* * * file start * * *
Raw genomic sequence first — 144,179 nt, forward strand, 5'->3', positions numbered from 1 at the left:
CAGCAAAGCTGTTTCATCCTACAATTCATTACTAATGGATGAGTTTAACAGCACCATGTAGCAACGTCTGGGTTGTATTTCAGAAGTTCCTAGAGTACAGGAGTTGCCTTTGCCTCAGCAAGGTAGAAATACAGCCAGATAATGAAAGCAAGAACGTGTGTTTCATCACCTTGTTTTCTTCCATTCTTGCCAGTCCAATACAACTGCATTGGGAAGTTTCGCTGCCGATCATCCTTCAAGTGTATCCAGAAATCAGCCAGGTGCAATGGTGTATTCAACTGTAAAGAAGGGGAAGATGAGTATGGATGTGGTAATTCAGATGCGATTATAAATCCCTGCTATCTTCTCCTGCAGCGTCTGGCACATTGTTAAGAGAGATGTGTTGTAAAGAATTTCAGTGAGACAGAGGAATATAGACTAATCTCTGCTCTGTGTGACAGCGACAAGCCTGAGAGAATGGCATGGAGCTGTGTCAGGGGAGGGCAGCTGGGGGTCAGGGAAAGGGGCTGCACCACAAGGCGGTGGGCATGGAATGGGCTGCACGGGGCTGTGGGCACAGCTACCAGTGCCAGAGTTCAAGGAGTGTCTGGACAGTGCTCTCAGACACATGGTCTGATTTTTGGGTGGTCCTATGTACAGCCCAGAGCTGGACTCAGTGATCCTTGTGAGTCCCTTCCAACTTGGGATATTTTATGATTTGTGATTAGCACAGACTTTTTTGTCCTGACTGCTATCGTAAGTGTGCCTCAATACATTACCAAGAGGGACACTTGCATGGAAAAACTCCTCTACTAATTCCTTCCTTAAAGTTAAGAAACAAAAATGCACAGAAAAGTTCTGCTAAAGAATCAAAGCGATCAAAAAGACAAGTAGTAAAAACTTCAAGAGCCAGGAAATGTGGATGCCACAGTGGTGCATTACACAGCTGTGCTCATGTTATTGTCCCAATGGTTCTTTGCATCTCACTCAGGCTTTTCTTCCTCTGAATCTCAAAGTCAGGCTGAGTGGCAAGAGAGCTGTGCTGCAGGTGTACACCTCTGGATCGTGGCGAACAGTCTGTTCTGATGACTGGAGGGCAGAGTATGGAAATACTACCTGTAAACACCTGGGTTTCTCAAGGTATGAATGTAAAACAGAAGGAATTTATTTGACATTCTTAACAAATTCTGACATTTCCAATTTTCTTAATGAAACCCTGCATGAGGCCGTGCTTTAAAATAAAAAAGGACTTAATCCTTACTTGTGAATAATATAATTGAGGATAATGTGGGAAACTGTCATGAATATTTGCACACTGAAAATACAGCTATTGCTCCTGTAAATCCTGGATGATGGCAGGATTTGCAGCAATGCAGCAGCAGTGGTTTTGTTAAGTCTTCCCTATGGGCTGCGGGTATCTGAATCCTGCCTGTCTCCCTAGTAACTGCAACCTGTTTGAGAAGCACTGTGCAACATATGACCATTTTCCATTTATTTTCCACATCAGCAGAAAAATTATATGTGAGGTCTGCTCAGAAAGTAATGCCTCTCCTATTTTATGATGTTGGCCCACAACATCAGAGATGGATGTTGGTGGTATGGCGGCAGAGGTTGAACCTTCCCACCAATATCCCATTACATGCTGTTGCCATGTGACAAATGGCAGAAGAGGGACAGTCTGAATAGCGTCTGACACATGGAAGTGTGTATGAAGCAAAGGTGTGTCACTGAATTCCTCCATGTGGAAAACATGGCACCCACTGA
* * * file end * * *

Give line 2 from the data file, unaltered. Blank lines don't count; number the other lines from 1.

CAGCAAAGCTGTTTCATCCTACAATTCATTACTAATGGATGAGTTTAACAGCACCATGTAGCAACGTCTGGGTTGTATTTCAGAAGTTCCTAGAGTACAGGAGTTGCCTTTGCCTCAGCAAGGTAGAAATACAGCCAGATAATGAAAGCAAGAACGTGTGTTTCATCACCTTGTTTTCTTCCATTCTTGCCAGTCCAATACAACTGCATTGGGAAGTTTCGCTGCCGATCATCCTTCAAGTGTATCCAGAAATCAGCCAGGTGCAATGGTGTATTCAACTGTAAAGAAGGGGAAGATGAGTATGGATGTGGTAATTCAGATGCGATTATAAATCCCTGCTATCTTCTCCTGCAGCGTCTGGCACATTGTTAAGAGAGATGTGTTGTAAAGAATTTCAGTGAGACAGAGGAATATAGACTAATCTCTGCTCTGTGTGACAGCGACAAGCCTGAGAGAATGGCATGGAGCTGTGTCAGGGGAGGGCAGCTGGGGGTCAGGGAAAGGGGCTGCACCACAAGGCGGTGGGCATGGAATGGGCTGCACGGGGCTGTGGGCACAGCTACCAGTGCCAGAGTTCAAGGAGTGTCTGGACAGTGCTCTCAGACACATGGTCTGATTTTTGGGTGGTCCTATGTACAGCCCAGAGCTGGACTCAGTGATCCTTGTGAGTCCCTTCCAACTTGGGATATTTTATGATTTGTGATTAGCACAGACTTTTTTGTCCTGACTGCTATCGTAAGTGTGCCTCAATACATTACCAAGAGGGACACTTGCATGGAAAAACTCCTCTACTAATTCCTTCCTTAAAGTTAAGAAACAAAAATGCACAGAAAAGTTCTGCTAAAGAATCAAAGCGATCAAAAAGACAAGTAGTAAAAACTTCAAGAGCCAGGAAATGTGGATGCCACAGTGGTGCATTACACAGCTGTGCTCATGTTATTGTCCCAATGGTTCTTTGCATCTCACTCAGGCTTTTCTTCCTCTGAATCTCAAAGTCAGGCTGAGTGGCAAGAGAGCTGTGCTGCAGGTGTACACCTCTGGATCGTGGCGAACAGTCTGTTCTGATGACTGGAGGGCAGAGTATGGAAATACTACCTGTAAACACCTGGGTTTCTCAAGGTATGAATGTAAAACAGAAGGAATTTATTTGACATTCTTAACAAATTCTGACATTTCCAATTTTCTTAATGAAACCCTGCATGAGGCCGTGCTTTAAAATAAAAAAGGACTTAATCCTTACTTGTGAATAATATAATTGAGGATAATGTGGGAAACTGTCATGAATATTTGCACACTGAAAATACAGCTATTGCTCCTGTAAATCCTGGATGATGGCAGGATTTGCAGCAATGCAGCAGCAGTGGTTTTGTTAAGTCTTCCCTATGGGCTGCGGGTATCTGAATCCTGCCTGTCTCCCTAGTAACTGCAACCTGTTTGAGAAGCACTGTGCAACATATGACCATTTTCCATTTATTTTCCACATCAGCAGAAAAATTATATGTGAGGTCTGCTCAGAAAGTAATGCCTCTCCTATTTTATGATGTTGGCCCACAACATCAGAGATGGATGTTGGTGGTATGGCGGCAGAGGTTGAACCTTCCCACCAATATCCCATTACATGCTGTTGCCATGTGACAAATGGCAGAAGAGGGACAGTCTGAATAGCGTCTGACACATGGAAGTGTGTATGAAGCAAAGGTGTGTCACTGAATTCCTCCATGTGGAAAACATGGCACCCACTGA